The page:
- Iteration: A product or process is processed until an optimum that meets the requirements is reached. The result of the individual development steps is checked at regular, short intervals. Development goals are adjusted in the process.
- Increments: The result of each iteration forms the basis for the further implementation of the project.
- Participation: All those involved are integrated into the planning and implementation of the project in a holistic way.
Lean Change Management – an innovative approach
Agility is realized, for example, through methods such as Scrum and Design Thinking. It also forms the basis for the lean startup approach according to Eric Ries. The focus is always on the development of innovative products within the framework of lean, customer-centered and iterative processes. This approach was adopted by Lean Change Management. The term was coined by Jason Little, who published his book of the same name in 2014.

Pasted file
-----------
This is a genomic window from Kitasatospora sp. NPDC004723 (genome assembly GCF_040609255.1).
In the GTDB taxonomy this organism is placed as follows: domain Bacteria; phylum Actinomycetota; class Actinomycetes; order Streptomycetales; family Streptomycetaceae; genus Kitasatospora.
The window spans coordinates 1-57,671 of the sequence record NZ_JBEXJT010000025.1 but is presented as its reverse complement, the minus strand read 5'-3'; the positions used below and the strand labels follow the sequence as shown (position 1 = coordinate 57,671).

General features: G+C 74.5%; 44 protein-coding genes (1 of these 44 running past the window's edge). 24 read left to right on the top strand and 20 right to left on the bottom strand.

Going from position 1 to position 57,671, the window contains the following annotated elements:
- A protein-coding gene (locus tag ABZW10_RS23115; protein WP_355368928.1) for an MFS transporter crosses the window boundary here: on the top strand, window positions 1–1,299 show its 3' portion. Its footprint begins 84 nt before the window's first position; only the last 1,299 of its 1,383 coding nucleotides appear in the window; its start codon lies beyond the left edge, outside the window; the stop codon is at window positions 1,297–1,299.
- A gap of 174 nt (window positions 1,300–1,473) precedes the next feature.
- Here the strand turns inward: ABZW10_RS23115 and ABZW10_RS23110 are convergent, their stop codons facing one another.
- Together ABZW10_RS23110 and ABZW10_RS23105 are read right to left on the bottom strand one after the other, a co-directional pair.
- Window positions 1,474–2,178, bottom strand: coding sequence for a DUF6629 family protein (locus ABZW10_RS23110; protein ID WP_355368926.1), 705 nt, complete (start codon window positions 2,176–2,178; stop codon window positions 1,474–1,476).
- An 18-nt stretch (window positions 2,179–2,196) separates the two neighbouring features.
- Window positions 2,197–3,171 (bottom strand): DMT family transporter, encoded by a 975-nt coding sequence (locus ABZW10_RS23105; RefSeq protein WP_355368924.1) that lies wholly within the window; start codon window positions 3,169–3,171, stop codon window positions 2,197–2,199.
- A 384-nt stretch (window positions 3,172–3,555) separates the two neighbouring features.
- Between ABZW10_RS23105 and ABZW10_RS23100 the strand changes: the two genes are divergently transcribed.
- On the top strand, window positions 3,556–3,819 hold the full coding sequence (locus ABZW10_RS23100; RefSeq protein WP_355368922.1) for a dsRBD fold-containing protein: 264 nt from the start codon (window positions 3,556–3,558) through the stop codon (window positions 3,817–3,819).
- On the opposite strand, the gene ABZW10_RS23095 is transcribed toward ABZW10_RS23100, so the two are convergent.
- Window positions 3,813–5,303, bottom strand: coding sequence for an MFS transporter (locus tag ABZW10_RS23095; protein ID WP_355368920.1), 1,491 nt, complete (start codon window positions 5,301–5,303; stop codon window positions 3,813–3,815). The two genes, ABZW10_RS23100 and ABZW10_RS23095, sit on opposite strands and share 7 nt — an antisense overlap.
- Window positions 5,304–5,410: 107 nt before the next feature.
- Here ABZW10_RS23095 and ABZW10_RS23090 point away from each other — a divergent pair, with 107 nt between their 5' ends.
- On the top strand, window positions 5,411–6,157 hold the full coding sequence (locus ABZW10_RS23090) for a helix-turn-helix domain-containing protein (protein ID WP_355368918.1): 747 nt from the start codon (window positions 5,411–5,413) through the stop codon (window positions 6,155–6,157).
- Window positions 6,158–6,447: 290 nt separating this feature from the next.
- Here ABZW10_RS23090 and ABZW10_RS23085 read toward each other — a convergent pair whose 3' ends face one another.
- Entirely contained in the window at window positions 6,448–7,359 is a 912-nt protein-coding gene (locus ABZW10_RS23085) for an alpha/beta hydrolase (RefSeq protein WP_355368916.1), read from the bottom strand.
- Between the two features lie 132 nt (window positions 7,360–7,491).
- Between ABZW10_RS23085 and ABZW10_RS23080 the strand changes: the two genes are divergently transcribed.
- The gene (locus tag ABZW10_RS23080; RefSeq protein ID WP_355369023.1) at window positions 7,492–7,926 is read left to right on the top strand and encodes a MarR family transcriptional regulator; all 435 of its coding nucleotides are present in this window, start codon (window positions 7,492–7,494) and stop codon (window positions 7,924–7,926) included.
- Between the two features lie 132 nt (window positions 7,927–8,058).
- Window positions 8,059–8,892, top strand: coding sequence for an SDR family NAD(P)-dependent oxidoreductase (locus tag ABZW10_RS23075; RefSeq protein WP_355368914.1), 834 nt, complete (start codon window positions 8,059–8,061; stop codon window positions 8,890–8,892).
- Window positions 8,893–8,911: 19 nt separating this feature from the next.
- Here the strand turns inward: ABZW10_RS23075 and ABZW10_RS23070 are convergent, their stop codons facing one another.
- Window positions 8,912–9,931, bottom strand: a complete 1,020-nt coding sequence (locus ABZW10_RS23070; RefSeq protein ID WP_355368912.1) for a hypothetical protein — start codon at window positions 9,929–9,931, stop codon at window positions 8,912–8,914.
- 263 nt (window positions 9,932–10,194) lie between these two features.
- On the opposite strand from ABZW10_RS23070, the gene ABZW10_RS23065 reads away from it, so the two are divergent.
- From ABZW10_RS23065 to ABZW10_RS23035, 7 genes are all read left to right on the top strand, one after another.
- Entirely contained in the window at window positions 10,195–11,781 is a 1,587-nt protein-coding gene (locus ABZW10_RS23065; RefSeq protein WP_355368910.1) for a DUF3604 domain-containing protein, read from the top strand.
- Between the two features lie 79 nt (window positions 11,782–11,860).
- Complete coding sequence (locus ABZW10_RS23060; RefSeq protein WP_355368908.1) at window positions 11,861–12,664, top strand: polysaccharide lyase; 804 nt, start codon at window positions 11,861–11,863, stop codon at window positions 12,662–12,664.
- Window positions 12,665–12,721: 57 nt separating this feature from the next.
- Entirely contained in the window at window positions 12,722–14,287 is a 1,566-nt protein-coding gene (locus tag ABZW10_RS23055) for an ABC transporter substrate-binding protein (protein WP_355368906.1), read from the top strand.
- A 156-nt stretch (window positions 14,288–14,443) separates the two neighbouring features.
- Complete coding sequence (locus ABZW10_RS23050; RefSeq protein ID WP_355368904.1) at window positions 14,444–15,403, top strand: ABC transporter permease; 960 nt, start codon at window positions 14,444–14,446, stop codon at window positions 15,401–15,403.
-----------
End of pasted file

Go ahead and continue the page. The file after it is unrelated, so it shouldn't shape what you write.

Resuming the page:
Lean change management assumes that change processes are cyclical and permanent. They happen in three phases:
- Insights: Company-specific knowledge is used to generate insights and to derive options for action.
- Options: A specific change measure is selected from these options.
- Experiment: The selected measure is put into practice as part of an experiment. Its course and its results determine the further direction – measures can be continued, changed or rejected on this basis.
Lean Change Management is a continuous learning and change circle that never ends. In a co-creative process between the customer and the advisory system, experiments are constantly carried out in order to achieve the customer’s goals.
The options can be divided into different categories, each with its own dynamic and effect in Lean Change Management.
Options may become experiments.
- How Manny people are affected?
- How hard would this option be?
- Are there hard costs?
- how aligned is this Option with our overall change?
- Low value isn’t always a bad thing
Momentum Builders: Low cost, low value
Options may contribute to helping people care about the change which helps with alignment. These are easy to execute but have little tangible outcome.
Quick wins: These Options will hep show visual progress early.